Prison Journalism Project editorial associate Arthur Longworth, who is himself a former foster child, speaks about how the system makes their wards feel like “prison is exactly where you were raised to be.”

Marybeth Queral, assistant secretary for juvenile rehabilitation at the Washington Department of Children, Youth and Families, told Crosscut in 2019 that about 40% of young people incarcerated in the state’s juvenile rehabilitation facilities have experienced foster care, and nearly 80% of youth in the facilities have been the subject of Child Protective Services investigations.

For more information about the “state-raised working group” he founded at Monroe Correctional Complex in Washington, read Crosscut’s full story.

(Story by Arthur Longworth, production by Christopher Etienne and Cynematic Productions, and art by Sharon Adarlo)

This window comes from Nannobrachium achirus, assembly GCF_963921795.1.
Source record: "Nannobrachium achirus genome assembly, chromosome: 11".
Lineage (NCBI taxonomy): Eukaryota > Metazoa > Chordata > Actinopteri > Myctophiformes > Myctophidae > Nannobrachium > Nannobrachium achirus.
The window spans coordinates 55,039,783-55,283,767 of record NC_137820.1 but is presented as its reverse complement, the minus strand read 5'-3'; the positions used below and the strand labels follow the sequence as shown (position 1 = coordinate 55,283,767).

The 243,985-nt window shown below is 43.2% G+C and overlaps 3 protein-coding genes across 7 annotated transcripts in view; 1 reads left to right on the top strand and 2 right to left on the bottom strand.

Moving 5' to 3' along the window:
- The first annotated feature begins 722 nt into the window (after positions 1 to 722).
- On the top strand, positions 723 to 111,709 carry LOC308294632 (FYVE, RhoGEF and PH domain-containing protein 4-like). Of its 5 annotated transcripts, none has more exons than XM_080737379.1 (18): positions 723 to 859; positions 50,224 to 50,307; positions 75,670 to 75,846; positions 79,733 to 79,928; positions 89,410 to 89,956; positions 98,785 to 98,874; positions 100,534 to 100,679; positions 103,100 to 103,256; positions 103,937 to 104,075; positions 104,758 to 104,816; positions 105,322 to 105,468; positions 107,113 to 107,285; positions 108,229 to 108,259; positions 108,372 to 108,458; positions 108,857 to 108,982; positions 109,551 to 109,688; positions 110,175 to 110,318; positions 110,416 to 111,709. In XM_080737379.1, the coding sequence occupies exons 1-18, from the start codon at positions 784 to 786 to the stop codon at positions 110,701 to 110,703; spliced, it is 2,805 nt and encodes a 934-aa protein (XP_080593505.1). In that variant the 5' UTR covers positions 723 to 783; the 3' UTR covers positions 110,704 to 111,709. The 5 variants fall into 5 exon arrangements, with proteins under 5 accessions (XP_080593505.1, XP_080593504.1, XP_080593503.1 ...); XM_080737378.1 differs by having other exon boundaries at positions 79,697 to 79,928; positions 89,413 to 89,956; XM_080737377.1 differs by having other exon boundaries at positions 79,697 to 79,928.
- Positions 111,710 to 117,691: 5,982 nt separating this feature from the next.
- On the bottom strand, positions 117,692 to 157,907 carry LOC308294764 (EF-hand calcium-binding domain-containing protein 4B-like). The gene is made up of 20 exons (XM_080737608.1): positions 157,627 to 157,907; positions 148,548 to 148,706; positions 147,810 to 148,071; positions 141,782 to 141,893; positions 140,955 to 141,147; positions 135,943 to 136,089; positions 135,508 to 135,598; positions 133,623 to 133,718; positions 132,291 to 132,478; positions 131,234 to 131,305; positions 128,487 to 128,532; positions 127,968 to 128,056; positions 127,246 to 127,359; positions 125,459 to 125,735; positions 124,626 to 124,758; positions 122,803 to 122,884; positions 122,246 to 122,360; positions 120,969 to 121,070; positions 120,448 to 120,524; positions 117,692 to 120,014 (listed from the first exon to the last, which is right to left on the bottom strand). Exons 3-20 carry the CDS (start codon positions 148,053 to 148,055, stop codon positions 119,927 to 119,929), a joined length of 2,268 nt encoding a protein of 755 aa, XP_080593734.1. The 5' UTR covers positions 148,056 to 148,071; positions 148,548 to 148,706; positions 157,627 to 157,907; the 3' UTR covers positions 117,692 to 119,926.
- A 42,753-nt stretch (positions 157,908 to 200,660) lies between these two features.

Disclaimer: The views in this article are those of the author. The Prison Journalism Project has verified the writer’s identity and basic facts such as the names of institutions mentioned. The work is lightly edited but has not been otherwise fact-checked.

Republish our articles for free, online or in print, under a Creative Commons license.

Arthur Longworth

Arthur Longworth is a writer and an editorial associate at the Prison Journalism Project. He has been incarcerated for 35 years in Monroe, Washington, serving a life without parole sentence. He is a contributing writer with The Marshall Project, a 2018 Pushcart Prize nominee, a six-time PEN America Prison Writing Award winner and a 2019–2020 PEN America Writing For Justice Fellow. He has written for Medium, VICE News and Yes! Magazine.

Christopher Etienne

Christopher is a multimedia strategist. Educated as a documentary filmmaker at Columbia Journalism School and an Africana studies historian at Rutgers University, he uses journalism and storytelling to shed light on injustice and raise awareness about social issues. As a first-generation Haitian in the inner cities of New Jersey, he experienced both poverty and incarceration. His background inspired him to seek ways to create meaningful change through his work with organizations such as NJ STEP, Rutgers, the Renaissance House, and Brooklyn CRAN Network.